Banking reform: towards the right structure - Parliamentary Commission on Banking Standards Contents


3  Specific issues on ring-fence implementation

Ring-fenced banks acting as principal in the sale of derivatives

36.  In chapter 10 of our First Report we considered some specific issues on the implementation of the ring-fence, including some where proposed Government policy was at odds with the proposals of the ICB. Of these issues, the most vexed and complex related to the sale of derivatives. The ICB recommended that ring-fenced banks should not themselves take on exposures arising from the sale of derivatives, and concluded that the best way to secure this was by requiring ring-fenced banks to act as agents for products sold by others, rather than acting as principal. The Government took a different view, arguing that ring-fenced banks should be able to sell simple derivatives, but soliciting this Commission's views on the matter.[89]

37.  We identified a number of prudential and conduct risks associated with the sale of derivatives, such that the sale of derivatives within the ring-fence posed a risk to its success. We accepted that there might be a case in principle for permitting the sale of derivatives within the ring-fence, subject to three conditions:

i)  There were adequate safeguards to prevent mis-selling;

ii)  'Simple' derivatives could be defined in a way that was limited and durable;

iii)  There were limits on the proportion of the bank's balance sheet that could be taken up by derivative products.

We recommended early consultation on a proposed definition of 'simple' derivatives and a cap on the gross volume of derivative sales by ring-fenced banks.[90]

38.  Giving evidence in January, Martin Taylor was more forthright on the potential problems of the sale of derivatives within the ring-fence than he had been previously. He argued that, if ring-fenced banks held exposures resulting from derivatives on their balance sheet, resolution would become "more difficult straight away".[91] It would also result in some trading business within banks benefiting from the cheaper funding likely to be available to ring-fenced banks. A prohibition would be an easy rule to write; anything short of that would open the door to problems, being "the kind of unforced error that we will really regret".[92] Summing the matter as he saw it up, he said:

I can't see the point of having a fence round the chicken coop, electrifying it to keep the foxes out and then inviting a family of tame foxes to live inside it [...] My views on this have hardened, and I think that, if you allow derivatives inside the fence, you weaken it, and even with the electrification proposals, you end up somewhere worse off than Vickers mark 1.[93]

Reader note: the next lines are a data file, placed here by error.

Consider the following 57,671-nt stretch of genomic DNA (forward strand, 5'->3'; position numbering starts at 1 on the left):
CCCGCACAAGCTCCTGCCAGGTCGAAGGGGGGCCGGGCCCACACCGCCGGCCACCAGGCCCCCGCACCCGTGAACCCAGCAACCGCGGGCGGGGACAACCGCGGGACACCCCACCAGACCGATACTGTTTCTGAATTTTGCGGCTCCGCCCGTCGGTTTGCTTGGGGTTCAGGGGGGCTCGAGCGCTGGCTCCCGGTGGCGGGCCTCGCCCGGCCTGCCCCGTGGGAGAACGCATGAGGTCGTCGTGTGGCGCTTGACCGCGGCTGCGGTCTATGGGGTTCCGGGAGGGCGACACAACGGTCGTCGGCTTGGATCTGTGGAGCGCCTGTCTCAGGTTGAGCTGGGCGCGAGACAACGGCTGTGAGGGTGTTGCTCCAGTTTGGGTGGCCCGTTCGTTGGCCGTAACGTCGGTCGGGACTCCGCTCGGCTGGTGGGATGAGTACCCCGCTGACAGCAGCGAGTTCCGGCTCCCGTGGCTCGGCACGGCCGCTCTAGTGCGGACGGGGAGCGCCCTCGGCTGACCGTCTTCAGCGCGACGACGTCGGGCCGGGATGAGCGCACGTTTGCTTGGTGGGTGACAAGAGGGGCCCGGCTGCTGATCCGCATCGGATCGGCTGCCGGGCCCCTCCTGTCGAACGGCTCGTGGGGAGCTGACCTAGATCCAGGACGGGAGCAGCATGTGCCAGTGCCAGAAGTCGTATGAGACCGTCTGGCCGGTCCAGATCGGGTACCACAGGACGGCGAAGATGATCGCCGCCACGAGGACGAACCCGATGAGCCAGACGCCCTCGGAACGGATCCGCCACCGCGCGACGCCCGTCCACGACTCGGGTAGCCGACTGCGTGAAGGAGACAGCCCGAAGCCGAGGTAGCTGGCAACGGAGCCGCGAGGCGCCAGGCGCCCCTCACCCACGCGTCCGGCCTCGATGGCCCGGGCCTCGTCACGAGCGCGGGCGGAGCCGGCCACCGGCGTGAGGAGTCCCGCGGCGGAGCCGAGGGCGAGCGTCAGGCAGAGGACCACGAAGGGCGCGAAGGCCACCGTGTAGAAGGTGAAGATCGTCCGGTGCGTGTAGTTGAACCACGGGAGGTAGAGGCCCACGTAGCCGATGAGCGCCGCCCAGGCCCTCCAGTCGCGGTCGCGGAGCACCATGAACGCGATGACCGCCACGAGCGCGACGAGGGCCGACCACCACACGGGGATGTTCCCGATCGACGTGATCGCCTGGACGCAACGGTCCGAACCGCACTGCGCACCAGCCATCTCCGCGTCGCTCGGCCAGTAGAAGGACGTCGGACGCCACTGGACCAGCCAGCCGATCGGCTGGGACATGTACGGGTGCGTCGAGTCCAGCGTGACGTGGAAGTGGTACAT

39.  Sir John Vickers told us that he remained sceptical as to whether a practical definition of 'simple' derivatives could be arrived at, while accepting that, if it could, the concerns which underlay the ICB's recommendations might be allayed in part.[94] However, he reminded us that the sale of derivatives had been part of the expansion of UK banks into riskier fields in the decade before the crisis.[95] He thus remained concerned that the sale of derivatives by ring-fenced banks could act as the thin end of a wedge leading to the problems of less resolvable banks and greater counter-party risk among the banks that ring-fencing was designed to reduce.[96]

40.  Bill Winters, another member of the ICB, noted that our support for the inclusion of derivatives within the ring-fence had been very conditional.[97] He went on to identify the potential problems from a burgeoning derivatives trade within the ring-fence:

Derivatives, particularly as they become more complicated, provide all sorts of avenues for banks—or corporations for that matter—to effectively move around value and cash from one place to another in ways that cannot easily be tracked.[98]

As to whether 'simple' derivatives could be effectively defined, he replied:

There will be simple derivatives, of one form or another, inside the ring fence in any case, because there have to be for the treasury operations of the bank, otherwise we would be forcing them to take imprudent risk, which no one is suggesting. The question is: can regulators properly police this concept of "simple" or the underlying motives? I say that it will be difficult, but not impossible. The alternative is to say, "You simply cannot manage your risk, either for yourself or for your customers inside the ring fence", which would be the wrong conclusion in my opinion.[99]

He supported the concept of a gross cap if it could serve as a trigger point for heightened supervision and provided that the level of the cap were not set in stone.[100]

41.  The Financial Secretary to the Treasury has acknowledged the provisional nature of the conclusions in our First Report on derivatives: